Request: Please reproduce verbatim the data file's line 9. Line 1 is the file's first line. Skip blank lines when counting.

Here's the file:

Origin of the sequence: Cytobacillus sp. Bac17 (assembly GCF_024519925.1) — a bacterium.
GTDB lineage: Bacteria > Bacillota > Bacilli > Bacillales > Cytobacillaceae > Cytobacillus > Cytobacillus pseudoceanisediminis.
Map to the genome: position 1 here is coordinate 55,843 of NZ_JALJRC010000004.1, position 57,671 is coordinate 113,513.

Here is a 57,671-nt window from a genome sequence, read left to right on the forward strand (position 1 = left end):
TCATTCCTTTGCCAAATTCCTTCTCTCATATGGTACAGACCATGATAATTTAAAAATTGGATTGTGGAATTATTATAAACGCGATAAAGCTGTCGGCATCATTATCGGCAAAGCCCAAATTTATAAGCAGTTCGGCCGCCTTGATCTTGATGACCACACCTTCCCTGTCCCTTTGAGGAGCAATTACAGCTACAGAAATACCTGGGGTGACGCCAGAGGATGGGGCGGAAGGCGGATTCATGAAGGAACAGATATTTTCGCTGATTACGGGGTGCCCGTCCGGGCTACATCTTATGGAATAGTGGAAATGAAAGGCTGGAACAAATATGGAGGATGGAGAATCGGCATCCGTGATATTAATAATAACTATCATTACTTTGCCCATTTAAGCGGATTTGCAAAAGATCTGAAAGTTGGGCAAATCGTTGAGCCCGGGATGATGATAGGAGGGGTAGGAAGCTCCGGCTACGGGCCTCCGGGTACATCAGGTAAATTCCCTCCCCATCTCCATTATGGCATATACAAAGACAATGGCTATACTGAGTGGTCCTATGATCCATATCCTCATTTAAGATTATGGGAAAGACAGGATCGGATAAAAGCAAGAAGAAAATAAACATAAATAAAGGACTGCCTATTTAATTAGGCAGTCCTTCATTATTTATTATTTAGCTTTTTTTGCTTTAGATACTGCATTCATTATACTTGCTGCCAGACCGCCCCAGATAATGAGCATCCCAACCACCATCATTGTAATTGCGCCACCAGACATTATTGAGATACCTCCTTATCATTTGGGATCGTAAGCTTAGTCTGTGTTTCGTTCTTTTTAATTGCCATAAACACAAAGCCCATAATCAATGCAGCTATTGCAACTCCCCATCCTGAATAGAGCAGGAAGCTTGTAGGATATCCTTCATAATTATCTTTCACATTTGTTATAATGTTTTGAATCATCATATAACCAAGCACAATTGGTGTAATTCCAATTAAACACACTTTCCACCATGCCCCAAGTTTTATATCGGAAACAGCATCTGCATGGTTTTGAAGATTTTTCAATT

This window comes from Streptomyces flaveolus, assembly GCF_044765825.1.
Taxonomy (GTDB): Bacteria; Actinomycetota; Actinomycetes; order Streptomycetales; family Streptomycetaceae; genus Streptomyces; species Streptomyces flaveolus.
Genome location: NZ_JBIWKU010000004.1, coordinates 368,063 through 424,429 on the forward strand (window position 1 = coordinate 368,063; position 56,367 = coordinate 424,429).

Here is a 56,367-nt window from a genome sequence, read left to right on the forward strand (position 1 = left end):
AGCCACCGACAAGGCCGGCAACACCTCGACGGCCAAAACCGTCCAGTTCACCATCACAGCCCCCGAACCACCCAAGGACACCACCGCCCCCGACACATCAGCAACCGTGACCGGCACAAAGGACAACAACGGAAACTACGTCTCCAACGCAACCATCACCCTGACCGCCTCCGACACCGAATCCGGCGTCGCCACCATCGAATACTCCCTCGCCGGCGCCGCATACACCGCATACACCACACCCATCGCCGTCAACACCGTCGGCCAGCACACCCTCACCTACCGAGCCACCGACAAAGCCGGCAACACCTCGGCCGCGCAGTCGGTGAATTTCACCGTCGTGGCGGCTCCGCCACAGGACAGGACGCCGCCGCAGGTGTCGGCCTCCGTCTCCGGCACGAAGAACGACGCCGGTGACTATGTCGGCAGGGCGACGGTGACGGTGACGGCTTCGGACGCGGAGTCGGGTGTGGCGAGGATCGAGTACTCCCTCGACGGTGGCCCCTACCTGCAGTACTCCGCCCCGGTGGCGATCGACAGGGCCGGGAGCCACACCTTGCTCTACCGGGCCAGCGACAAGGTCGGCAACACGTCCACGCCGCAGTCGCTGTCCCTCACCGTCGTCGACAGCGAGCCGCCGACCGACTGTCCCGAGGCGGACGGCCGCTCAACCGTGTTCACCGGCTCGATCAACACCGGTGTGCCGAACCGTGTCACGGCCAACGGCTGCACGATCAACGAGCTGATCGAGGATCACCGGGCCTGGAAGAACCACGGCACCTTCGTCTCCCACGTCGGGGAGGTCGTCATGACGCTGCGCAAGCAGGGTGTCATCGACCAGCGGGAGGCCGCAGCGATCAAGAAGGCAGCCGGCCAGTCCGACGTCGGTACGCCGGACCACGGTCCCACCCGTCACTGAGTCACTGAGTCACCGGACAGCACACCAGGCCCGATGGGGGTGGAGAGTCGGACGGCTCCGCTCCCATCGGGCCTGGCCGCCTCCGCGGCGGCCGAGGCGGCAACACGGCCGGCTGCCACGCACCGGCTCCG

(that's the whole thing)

Here is a 56,367-nt window from a genome sequence, read left to right on the forward strand (position 1 = left end):